Archive for the ‘Mill Ruins Park’ Tag

Friday Photo: Before the Mills Were Ruins

Let’s go down to the river one more time. I have many favorite pictures of the riverfront when it was the economic engine of Minneapolis, but this is probably at the top of my list.

The west bank of the Mississippi River in downtown Minneapolis, just below St. Anthony Falls, in 1885. (Minnesota Historical Society)

The west bank of the Mississippi River in downtown Minneapolis, just below St. Anthony Falls, in 1885. (Minnesota Historical Society)

You can see just a dash of the still-new Stone Arch Bridge on the right margin of the photo. The channel here is all tail race — the water that ran out of the mills after generating power.

My favorite part of this photo though is the trestle and railroad tracks that ran between the mills and the river at essentially the level of city streets. Those tail races coming out of the mills are now a part of Mill Ruins Park. The trestle and tracks are gone, but I don’t know when they were torn down. Anybody?

Below are two shots (a 3-for-1 Friday Photo!, the biggest Friday Photo discount ever) of the tail races as they appeared probably in the 1950s.

Tail races, some of which are now visible in Mill Ruins Park. (MPRB)

Tail races, some of which are now visible in Mill Ruins Park. (MPRB)

A closer look at the trail races adn water returning tothe river after its work was done. (MPRB)

A closer look at the trail races and water returning to the river after its work was done. (MPRB)

Both photos are undated. They show the water coming out of the tail races. They give a much better sense of the management of water power. I’m not sure of the functions of structures and workers at this point in the water power process.

These structures were razed and covered when the Upper St. Anthony Falls Lock and Dam was built in the 1960s.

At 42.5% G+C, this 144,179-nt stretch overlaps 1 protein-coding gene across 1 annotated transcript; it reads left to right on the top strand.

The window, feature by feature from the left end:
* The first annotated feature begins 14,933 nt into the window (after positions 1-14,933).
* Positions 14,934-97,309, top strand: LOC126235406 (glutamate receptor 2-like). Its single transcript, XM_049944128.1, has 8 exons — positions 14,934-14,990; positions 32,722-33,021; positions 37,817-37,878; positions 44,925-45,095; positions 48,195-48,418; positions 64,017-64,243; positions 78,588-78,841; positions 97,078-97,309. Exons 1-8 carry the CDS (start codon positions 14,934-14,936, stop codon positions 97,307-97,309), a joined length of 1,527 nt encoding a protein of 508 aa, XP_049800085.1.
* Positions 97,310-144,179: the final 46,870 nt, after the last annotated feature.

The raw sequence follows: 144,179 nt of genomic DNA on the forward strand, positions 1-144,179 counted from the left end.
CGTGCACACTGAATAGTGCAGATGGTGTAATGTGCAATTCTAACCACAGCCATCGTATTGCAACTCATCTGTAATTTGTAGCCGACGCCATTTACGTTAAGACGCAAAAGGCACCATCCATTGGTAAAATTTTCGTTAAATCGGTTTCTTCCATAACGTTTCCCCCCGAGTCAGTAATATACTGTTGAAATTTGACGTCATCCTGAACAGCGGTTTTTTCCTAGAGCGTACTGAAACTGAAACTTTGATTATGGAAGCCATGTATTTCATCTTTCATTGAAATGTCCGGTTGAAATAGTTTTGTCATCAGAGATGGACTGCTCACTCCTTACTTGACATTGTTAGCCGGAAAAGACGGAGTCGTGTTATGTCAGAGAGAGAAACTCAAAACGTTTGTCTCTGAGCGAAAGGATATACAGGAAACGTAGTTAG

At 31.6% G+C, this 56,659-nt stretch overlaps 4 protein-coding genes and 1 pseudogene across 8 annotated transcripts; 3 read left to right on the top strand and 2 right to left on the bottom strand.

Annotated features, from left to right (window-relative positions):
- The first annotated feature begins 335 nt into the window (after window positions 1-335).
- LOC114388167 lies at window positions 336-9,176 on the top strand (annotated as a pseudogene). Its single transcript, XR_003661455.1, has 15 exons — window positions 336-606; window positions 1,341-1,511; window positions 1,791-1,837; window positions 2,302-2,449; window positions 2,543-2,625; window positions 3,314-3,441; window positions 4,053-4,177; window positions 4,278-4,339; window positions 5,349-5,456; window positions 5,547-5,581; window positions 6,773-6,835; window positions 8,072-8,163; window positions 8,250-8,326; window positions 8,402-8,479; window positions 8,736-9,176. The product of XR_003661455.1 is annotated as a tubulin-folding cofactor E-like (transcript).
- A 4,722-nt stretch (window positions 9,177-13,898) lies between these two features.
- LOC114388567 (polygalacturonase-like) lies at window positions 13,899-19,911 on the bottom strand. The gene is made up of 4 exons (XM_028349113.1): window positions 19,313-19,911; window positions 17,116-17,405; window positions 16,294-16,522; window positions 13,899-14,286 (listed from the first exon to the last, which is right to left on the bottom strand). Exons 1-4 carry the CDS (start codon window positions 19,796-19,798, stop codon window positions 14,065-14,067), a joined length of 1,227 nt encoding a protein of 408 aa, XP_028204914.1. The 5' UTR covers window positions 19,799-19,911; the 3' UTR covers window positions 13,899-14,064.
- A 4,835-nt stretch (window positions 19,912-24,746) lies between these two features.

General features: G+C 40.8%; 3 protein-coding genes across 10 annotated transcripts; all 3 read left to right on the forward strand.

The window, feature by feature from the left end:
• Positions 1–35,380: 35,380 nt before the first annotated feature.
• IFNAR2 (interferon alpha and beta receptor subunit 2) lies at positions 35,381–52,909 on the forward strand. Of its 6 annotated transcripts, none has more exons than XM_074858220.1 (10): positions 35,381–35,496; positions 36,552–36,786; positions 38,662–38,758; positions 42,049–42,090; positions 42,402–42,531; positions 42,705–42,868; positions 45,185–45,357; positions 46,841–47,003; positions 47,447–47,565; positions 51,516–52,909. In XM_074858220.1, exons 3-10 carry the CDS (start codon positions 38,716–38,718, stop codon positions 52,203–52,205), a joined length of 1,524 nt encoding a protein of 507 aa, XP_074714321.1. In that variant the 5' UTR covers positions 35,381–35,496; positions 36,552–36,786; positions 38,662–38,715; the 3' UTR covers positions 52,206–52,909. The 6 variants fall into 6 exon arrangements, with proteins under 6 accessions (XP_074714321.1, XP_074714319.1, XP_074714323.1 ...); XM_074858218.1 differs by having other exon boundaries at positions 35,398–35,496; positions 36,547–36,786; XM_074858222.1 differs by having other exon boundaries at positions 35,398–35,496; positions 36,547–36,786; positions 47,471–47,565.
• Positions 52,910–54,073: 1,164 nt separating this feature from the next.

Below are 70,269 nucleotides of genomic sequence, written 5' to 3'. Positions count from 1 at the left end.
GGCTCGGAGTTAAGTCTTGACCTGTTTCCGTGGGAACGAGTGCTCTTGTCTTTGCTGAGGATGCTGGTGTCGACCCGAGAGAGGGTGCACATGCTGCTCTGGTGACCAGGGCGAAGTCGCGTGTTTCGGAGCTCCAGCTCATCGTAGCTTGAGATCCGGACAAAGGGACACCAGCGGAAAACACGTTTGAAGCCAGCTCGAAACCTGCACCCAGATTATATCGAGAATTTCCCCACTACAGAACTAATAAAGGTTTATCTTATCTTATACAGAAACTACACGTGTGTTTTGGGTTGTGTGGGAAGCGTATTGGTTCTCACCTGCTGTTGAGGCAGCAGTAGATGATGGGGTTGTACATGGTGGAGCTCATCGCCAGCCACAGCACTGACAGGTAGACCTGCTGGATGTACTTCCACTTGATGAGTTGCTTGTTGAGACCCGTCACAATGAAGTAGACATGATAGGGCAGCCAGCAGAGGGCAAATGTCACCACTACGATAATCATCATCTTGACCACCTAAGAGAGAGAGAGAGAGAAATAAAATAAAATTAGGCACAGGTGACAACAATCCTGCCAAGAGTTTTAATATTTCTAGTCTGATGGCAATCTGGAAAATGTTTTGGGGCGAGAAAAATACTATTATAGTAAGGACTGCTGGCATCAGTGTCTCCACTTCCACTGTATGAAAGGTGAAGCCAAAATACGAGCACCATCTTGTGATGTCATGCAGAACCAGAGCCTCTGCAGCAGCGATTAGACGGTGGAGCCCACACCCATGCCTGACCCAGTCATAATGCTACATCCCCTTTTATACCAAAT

For a marvelous 360-degree panorama of Mill Ruins Park and the adjacent lock and dam go here, courtesy of the National Park Service. Learn much more about the lock and dam — one of the biggest mistakes Minneapolis and the U. S. Army Corps of Engineers ever made — at the pages of the Mississippi National River and Recreation Area.

Have a look around the park — if spring ever comes. The transformation is amazing — and thought-provoking.

David C. Smith

© Copyright 2013

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Friday Photo: West Riverbank from the Stone Arch Bridge

I don’t want to overdo the Stone Arch Bridge, but will run that risk with this photo found by Andrew Caddock at the park board. I showed the picture recently to a group of local history buffs and asked for guesses on when it was taken. Guesses ranged mostly from 1930-1960s. The real answer is ….

View from the Stone Arch Bridge 1980 (Riverfront News)

View from the Stone Arch Bridge. Click for larger image. (Jim Keane, Riverfront News)

…1980. Not that long ago.

The piles of sand and aggregate in front of the old mills were used to make concrete and were owned by Shiely Co. The materials  were mixed on site and used in downtown construction projects; the sand and gravel could be transported at much lower cost by barge than by truck. The company first used the area for aggregate storage when it was making the concrete to build the upper lock and dam — on the right of the bridge — which was completed in 1965. Train traffic on the Stone Arch Bridge had stopped a couple of years before this photo was taken.

The photo appeared in the December 1980 issue of Riverfront News, a publication of the Minneapolis Riverfront Coordination Board, which included representatives of the major agencies of Minneapolis government.

The land under the sand piles is now Mill Ruins Park. The Guthrie Theater would be near the left edge of the photo

David C. Smith

Friday Photo: How A Stone Arch Was Made

The Stone Arch Bridge over the Mississippi River in downtown Minneapolis is becoming one of the iconic images of the city. Have you ever wondered how those arches were made? I have. So I found this photo of the bridge under construction. The deck of the bridge is maintained by the Minneapolis Park and Recreation Board, so let’s call it a park. Day and night the bridge provides the best views of the city. A hike over the bridge between Mill Ruins and Father Hennepin Bluffs, in either direction, is a must for visitors and residents.

This stereoscope image shows the stone arches being built over forms in 1883. (Henry Farr, Minneapolis Historical Society)

This stereoscope image shows the stone arches being built over forms in 1883. (Henry Farr, Minnesota Historical Society)

The two-track railroad bridge was being built at the time the park board was created in 1883.

The Stone Arch Bridge deck being completed in 1883. (Burlington Northern, Minnesota Historical Society)

The Stone Arch Bridge being completed in 1883. (Burlington Northern, Minnesota Historical Society)

This is another favorite shot of the bridge as it neared completion

David C. Smith